Just like a political campaign that ends for 'lack of cash' and almost all who enter bankruptcy, there is at least some money on hand. That money on hand will NOT, in most cases, cover the total of what is owed to various people.

    Just like a homeowner who still owes $250,000 on their mortgage. They usually have a 'healthy' bank account (of $10k to $35k, maybe more), and their assets (including that portion of the mortgage they have paid off) might total $150,000 (or more). If they owe $250,000 for the mortgage (and the vehicle? 2nd mortgage? college loan(s)?), though, they are still in the red from a financial standpoint. That 'homeowner' should eventually be in the black, but at the time the (financial) picture is taken, the homeowner owes more than they have in assets. In accounting, that is called 'being in the red'. In common parlance, it is called owing more than they currently have. For a majority of people, the condition is normal, but only temporary. For most organizations, it's not a normal temporary condition, but becomes permanent quite easily.

    Increase income and/or reduce expenses are the usual manner a person or organization that owes more than it has assets gets out of that position quickly. NOM's income is from donations. They'll either have to increase the amount of donations, or reduce expenses, or both. That is why I stated "In other words, unless you are a supporter of NOM, we can expect to hear a bit less from that idiotic organization."

    So yes, what you stated about having cash on hand is almost certainly true. However, if the trend of 2012 stays the norm for NOM, it will have less cash on hand at the end of 2013, and even less at the end of 2014, and even less at the end of 2015 … . I'm not saying they'll ever have no cash on hand, but what they owe almost certainly may (and hopefully will, if it doesn't already do so) soon exceed (if it doesn't already exceed) any cash on hand, assets, etc. they may have.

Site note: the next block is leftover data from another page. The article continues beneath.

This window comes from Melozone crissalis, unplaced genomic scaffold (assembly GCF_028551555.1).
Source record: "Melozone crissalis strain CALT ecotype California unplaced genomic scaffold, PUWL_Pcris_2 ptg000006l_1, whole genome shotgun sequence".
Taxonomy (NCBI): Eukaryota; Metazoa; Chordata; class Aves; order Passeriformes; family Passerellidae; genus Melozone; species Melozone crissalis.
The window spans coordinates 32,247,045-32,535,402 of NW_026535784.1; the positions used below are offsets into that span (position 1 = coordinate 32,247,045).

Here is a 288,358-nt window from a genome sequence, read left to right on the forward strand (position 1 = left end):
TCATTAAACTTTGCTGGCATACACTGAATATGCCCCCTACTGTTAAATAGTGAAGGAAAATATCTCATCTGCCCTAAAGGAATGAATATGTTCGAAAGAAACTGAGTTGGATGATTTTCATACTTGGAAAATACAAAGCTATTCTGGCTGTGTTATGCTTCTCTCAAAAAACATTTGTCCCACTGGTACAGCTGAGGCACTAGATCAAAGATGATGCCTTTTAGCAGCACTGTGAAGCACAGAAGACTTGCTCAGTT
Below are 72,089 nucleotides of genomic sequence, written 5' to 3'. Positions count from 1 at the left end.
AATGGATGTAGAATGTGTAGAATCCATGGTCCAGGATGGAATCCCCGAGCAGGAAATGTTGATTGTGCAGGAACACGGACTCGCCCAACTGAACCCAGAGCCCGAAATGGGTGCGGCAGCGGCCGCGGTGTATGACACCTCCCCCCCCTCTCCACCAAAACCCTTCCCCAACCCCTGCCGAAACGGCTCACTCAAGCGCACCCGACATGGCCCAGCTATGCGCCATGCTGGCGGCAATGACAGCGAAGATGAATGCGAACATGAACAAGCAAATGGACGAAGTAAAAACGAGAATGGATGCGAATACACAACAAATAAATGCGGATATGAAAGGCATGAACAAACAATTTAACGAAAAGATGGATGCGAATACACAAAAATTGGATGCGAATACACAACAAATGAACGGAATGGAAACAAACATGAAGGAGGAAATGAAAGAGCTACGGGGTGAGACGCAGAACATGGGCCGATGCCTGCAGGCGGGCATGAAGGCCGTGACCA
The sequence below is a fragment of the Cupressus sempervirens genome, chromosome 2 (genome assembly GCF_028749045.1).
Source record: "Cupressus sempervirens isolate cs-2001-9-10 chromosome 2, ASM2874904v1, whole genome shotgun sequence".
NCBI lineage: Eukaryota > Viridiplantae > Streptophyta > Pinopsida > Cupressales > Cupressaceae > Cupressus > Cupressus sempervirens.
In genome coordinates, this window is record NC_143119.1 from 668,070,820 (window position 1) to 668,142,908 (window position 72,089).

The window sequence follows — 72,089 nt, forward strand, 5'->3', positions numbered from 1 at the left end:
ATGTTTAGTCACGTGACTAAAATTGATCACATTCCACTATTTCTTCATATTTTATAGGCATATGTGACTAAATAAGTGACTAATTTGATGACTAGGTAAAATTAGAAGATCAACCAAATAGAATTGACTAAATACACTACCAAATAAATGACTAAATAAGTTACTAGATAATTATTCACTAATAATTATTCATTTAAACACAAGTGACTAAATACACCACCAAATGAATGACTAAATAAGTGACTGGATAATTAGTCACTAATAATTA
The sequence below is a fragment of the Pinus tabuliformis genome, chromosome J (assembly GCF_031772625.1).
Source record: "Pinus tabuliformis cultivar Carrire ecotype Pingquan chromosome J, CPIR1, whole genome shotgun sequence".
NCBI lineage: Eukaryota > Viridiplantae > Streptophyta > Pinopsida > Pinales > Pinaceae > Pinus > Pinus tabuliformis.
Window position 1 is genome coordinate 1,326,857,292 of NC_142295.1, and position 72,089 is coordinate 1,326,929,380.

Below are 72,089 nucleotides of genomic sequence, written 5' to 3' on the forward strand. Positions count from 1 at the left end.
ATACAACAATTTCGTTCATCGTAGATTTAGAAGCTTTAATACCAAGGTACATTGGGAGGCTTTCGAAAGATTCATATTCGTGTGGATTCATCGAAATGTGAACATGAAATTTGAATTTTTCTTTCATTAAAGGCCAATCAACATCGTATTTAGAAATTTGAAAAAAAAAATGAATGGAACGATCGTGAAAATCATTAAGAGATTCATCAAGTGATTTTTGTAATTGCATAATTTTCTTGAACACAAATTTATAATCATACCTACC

• 7. Ned_Flaherty  |  November 22, 2013 at 10:13 am

    NOM consists of two separate organizations: NOM, and NOM Educational Fund, each of which is owned and operated by the same board of officers, directors, and employees for the same purposes.

    Combining the 2012 IRS-990 data for both outfits shows that revenues of $16,170,399 less expenses of $14,671,979 left $1,498,420 unspent, and 2012 ended with zero net assets and $1,075,199 in debt.

  • 8. Seth From Maryland  |  November 25, 2013 at 7:47 am

    Earlier this month, Prop. 8 mastermind Frank Schubert, who is leading the charge against California's law protecting transgender students in the form of a ballot measure referendum, announced that he turned in 620,000 signatures to qualify the measure and predicted victory for the initiative.

    SchubertNow, it looks like he may fail, the Washington Blade reports:

    A total of 504,760 signatures were due last Thursday, which are required to place the law, known as the School Success & Opportunity Act, on the ballot for the 2014 election. Opponents of the measure, led by the Privacy for All Students Coalition, submitted 613,120 signatures from a majority of state counties in favor of overturning the law.

    But they’re averaging just 75 percent authenticity in the random sample as of Friday, which is significantly below the average ultimately needed to qualify. If the number of valid signatures is less than 95 percent of the 504,760 needed, the measure would fail to qualify for the ballot.

    John O’Connor, executive director of Equality California, said “it’s unlikely, [but] it’s not impossible” that the measure will come up for referendum given the signature validation percentage at this point.

    Read more: